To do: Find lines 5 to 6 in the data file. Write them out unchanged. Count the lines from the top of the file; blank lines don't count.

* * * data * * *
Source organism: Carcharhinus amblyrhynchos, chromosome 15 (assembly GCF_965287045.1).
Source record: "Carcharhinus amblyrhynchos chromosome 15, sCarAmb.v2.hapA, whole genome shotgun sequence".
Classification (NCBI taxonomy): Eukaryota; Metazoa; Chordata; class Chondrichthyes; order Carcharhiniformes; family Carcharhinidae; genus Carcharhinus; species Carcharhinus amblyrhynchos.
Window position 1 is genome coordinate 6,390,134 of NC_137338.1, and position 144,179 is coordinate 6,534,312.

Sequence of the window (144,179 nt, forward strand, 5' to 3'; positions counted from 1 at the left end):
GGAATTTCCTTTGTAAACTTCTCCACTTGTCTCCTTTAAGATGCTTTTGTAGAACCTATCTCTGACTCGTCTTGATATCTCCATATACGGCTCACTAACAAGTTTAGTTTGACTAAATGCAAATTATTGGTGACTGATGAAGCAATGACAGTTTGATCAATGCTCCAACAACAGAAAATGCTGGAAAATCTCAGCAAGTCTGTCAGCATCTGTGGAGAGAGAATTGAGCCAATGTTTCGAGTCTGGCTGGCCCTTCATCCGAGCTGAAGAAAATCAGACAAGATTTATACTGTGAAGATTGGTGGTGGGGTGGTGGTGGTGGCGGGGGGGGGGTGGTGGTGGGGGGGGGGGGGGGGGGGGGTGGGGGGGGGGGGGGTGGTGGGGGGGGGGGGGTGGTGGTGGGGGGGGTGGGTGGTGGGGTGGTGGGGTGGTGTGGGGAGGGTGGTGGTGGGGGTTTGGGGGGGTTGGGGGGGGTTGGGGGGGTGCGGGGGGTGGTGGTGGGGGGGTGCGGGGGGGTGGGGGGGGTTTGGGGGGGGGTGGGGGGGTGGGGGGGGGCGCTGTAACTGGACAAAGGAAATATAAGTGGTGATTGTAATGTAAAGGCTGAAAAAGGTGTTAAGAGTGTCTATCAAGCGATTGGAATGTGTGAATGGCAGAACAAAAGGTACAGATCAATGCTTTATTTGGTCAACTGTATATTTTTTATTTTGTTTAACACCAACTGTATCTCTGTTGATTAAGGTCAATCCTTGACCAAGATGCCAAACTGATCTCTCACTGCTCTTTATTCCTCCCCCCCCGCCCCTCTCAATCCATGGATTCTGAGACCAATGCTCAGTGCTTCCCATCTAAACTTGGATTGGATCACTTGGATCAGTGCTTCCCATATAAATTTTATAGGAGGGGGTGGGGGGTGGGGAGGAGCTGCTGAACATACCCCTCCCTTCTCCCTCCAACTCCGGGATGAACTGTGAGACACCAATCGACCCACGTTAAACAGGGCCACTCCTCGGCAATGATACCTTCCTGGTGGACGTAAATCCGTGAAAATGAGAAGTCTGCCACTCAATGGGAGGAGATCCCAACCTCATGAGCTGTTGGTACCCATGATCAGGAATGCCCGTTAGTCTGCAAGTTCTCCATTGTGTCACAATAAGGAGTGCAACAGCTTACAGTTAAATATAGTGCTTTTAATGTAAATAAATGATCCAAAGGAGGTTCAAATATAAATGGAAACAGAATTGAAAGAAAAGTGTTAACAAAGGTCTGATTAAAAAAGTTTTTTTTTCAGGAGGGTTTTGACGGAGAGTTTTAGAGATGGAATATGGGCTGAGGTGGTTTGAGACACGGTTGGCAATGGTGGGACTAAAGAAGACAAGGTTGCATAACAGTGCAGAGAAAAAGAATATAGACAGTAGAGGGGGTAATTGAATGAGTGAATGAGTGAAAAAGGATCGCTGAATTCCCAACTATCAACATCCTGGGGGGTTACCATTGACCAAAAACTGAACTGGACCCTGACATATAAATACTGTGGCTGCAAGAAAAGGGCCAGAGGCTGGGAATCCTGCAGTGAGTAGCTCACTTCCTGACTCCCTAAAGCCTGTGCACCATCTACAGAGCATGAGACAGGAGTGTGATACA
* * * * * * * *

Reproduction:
Sequence of the window (144,179 nt, forward strand, 5' to 3'; positions counted from 1 at the left end):
GGAATTTCCTTTGTAAACTTCTCCACTTGTCTCCTTTAAGATGCTTTTGTAGAACCTATCTCTGACTCGTCTTGATATCTCCATATACGGCTCACTAACAAGTTTAGTTTGACTAAATGCAAATTATTGGTGACTGATGAAGCAATGACAGTTTGATCAATGCTCCAACAACAGAAAATGCTGGAAAATCTCAGCAAGTCTGTCAGCATCTGTGGAGAGAGAATTGAGCCAATGTTTCGAGTCTGGCTGGCCCTTCATCCGAGCTGAAGAAAATCAGACAAGATTTATACTGTGAAGATTGGTGGTGGGGTGGTGGTGGTGGCGGGGGGGGGGTGGTGGTGGGGGGGGGGGGGGGGGGGGGTGGGGGGGGGGGGGGTGGTGGGGGGGGGGGGGTGGTGGTGGGGGGGGTGGGTGGTGGGGTGGTGGGGTGGTGTGGGGAGGGTGGTGGTGGGGGTTTGGGGGGGTTGGGGGGGGTTGGGGGGGTGCGGGGGGTGGTGGTGGGGGGGTGCGGGGGGGTGGGGGGGGTTTGGGGGGGGGTGGGGGGGTGGGGGGGGGCGCTGTAACTGGACAAAGGAAATATAAGTGGTGATTGTAATGTAAAGGCTGAAAAAGGTGTTAAGAGTGTCTATCAAGCGATTGGAATGTGTGAATGGCAGAACAAAAGGTACAGATCAATGCTTTATTTGGTCAACTGTATATTTTTTATTTTGTTTAACACCAACTGTATCTCTGTTGATTAAGGTCAATCCTTGACCAAGATGCCAAACTGATCTCTCACTGCTCTTTATTCCTCCCCCCCCGCCCCTCTCAATCCATGGATTCTGAGACCAATGCTCAGTGCTTCCCATCTAAACTTGGATTGGATCACTTGGATCAGTGCTTCCCATATAAATTTTATAGGAGGGGGTGGGGGGTGGGGAGGAGCTGCTGAACATACCCCTCCCTTCTCCCTCCAACTCCGGGATGAACTGTGAGACACCAATCGACCCACGTTAAACAGGGCCACTCCTCGGCAATGATACCTTCCTGGTGGACGTAAATCCGTGAAAATGAGAAGTCTGCCACTCAATGGGAGGAGATCCCAACCTCATGAGCTGTTGGTACCCATGATCAGGAATGCCCGTTAGTCTGCAAGTTCTCCATTGTGTCACAATAAGGAGTGCAACAGCTTACAGTTAAATATAGTGCTTTTAATGTAAATAAATGATCCAAAGGAGGTTCAAATATAAATGGAAACAGAATTGAAAGAAAAGTGTTAACAAAGGTCTGATTAAAAAAGTTTTTTTTTCAGGAGGGTTTTGACGGAGAGTTTTAGAGATGGAATATGGGCTGAGGTGGTTTGAGACACGGTTGGCAATGGTGGGACTAAAGAAGACAAGGTTGCATAACAGTGCAGAGAAAAAGAATATAGACAGTAGAGGGGGTAATTGAATGAGTGAATGAGTGAAAAAGGATCGCTGAATTCCCAACTATCAACATCCTGGGGGGTTACCATTGACCAAAAACTGAACTGGACCCTGACATATAAATACTGTGGCTGCAAGAAAAGGGCCAGAGGCTGGGAATCCTGCAGTGAGTAGCTCACTTCCTGACTCCCTAAAGCCTGTGCACCATCTACAGAGCATGAGACAGGAGTGTGATACA